Worldwide, the prevalence of human papillomavirus (HPV) 16 and or HPV 18 among women with low grade squamous Intraepithelial Lesions (LSIL), high-grade squamous intraepithelial lesions (HSIL) and cervical cancer is 25.8, 51.9 and 69.4% respectively [1]. The burden of HPV infection is significantly high about 10 million new cases of HSIL, and 30 million new cases of LSIL are diagnosed every year. The potential risk of HPV for cervical cancer is higher than Hepatitis B virus (HBV) is for liver cancer and even smoking is for lung cancer [2]. HPV infection is regarded as the well-established cause of cervical cancer now and a risk factor for other anogenital as well as head and neck cancers [1].

Cervical cancer is the most common cancer among women in Nepal. Cervical cancer demonstrates a decreasing trend in more developed countries, but consistently remains the number one female cancer of incidence and mortality in Nepal. According to the Information Center on HPV and Cancer (ICO), Nepal reports a prevalence of HPV 16 and or HPV 18 among women with LSIL, HSIL, and cervical cancer are 30.2, 63.4, and 80.3% respectively. The prevalence of HPV infection in Nepal is higher than in the world population [35].

Human genital HPV types are categorized according to the epidemiologic association and potential risk of cervical cancer. The eight most common types high risk (HR) HPV (HPV-16, 18, 31, 33, 35, 45, 52, 58) and relatively less common four types (HPV-39, 51, 56, 59) found in cervical cancer were classified in group 1. Probably carcinogenic to human’s HPV-68 was classified in group 2A. The remaining types of HPV 26, 53, 66, 67, 70, 73, 82 of the high-risk alpha species were classified in group 2B as “possibly carcinogenic” [6, 7].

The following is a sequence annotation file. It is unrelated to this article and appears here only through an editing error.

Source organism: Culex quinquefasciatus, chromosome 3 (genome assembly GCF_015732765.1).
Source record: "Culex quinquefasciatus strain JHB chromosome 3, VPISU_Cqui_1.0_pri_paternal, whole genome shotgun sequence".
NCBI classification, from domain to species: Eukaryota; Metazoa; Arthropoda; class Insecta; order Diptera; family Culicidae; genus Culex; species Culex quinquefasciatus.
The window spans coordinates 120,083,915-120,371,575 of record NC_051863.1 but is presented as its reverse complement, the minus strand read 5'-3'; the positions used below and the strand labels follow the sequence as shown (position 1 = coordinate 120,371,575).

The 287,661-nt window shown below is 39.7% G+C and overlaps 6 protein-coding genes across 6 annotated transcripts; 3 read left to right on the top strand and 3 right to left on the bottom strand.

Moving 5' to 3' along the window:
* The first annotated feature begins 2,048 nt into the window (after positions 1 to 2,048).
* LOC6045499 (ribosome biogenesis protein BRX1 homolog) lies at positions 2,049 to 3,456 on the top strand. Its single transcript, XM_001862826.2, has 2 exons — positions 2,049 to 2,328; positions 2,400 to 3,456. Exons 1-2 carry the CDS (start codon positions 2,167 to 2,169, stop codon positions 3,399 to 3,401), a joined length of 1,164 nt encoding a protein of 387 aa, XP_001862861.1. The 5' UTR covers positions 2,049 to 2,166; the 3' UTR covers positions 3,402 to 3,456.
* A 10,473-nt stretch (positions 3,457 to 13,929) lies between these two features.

The actual distribution of HPV is not known for some resource-limited countries, including Nepal [8]. Studies reporting the epidemiologic information on HPV in Nepal are sparse. Sherpa et al. in 2010 indicated that among the general population the overall prevalence of HPV was 8.6% including 6.1% for high-risk HPV [9]. Among the women with invasive cervical cancer, the incidence of HPV 16/18 infection was around 91% [9] and 70% [10]. Similarly, another study conducted by Shakya et al. [11] in the rural site of Kavre district found that the overall HPV prevalence was 14.4% including 7.9% of HR-HPV, whereas 9.6% of HR-HPV infection was reported in a study from far-western region of Nepal [12]. Furthermore, a study conducted by Bhatta et al. in 2017 among Nepali and Bhutanese women living in eastern Nepal reported the prevalence of 8.9% HR-HPV infection [13]. In the presence of co-factors, persistent infection with an oncogenic HPV is necessary to develop cervical cancer [14]. Therefore, the HPV test has emerged as an essential screening tool. HPV infection status is thus significant in cervical cancer screening and prevention strategy [15, 16].